Shedd added he and the DIA never thought Assad's regime would fall quickly - comments that appeared to stand in contrast to predictions by U.S. officials a year ago that Assad's days were numbered.

"DIA's position was that (Assad's fall) was no earlier than the start of this year. And it's obviously not happened," he said.

ARMING THE REBELS

U.S. plans to ship weapons to some rebels have been caught in a Washington impasse, after some members of Congress feared they would end up in the hands of Islamist militants.

Asked whether he thought more secular opposition fighters should be strengthened, or whether more radical rebel groups need somehow to be confronted, Shedd said: "I think it's too simple to say it's one or the other."

"Because it's the reality that left unchecked they will become bigger," he said, cautioning that the al-Nusra Front was gaining in strength and was "a case of serious concern."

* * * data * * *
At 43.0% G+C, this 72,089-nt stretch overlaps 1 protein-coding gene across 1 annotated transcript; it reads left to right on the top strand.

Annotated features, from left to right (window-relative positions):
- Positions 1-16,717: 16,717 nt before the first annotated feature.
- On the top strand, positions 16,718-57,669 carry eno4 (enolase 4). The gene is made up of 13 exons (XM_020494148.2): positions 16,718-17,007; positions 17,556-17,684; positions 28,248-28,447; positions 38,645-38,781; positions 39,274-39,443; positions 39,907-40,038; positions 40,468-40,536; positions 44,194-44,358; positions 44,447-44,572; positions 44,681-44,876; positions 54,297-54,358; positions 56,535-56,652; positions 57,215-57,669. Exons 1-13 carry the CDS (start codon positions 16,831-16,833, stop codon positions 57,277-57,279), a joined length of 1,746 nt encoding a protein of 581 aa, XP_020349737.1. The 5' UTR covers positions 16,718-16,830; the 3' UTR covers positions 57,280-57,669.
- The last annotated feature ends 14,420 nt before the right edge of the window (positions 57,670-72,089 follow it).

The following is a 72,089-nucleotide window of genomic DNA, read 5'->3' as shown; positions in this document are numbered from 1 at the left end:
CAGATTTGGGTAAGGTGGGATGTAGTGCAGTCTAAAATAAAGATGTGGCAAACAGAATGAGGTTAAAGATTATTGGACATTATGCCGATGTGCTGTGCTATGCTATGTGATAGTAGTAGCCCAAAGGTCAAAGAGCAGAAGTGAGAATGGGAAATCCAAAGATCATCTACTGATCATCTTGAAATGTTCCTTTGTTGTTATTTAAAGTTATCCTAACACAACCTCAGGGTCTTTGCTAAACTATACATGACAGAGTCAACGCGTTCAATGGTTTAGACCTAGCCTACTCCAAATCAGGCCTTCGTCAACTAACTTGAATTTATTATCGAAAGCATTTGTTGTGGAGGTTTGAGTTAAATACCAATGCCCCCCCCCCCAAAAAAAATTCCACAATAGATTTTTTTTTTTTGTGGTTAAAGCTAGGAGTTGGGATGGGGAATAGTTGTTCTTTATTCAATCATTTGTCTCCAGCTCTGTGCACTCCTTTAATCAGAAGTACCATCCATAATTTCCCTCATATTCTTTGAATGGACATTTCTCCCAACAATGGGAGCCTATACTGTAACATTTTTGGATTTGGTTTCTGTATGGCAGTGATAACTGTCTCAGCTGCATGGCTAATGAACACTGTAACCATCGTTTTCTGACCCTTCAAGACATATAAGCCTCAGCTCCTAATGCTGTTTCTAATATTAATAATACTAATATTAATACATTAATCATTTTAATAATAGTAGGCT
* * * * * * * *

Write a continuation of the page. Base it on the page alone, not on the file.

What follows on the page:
Rivalries have been growing between the Free Syrian Army(FSA) and Islamists, whose smaller but more effective forces control most of the rebel-held parts of northern Syria more than two years after pro-democracy protests became an uprising. The conflict has killed more than 100,000 people.

The two sides previously fought together from time to time, but the Western and Arab-backed FSA, desperate for greater firepower, has tried to distance itself from the Islamists to allay U.S. fears any arms it might supply could reach al Qaeda.

Shedd's comments came as FSA rebels vent frustration at what they see as the slow pace of Western support. Britain, for example, has abandoned plans to arm rebels.

Shedd acknowledged identifying "good" versus "bad" rebels was very difficult.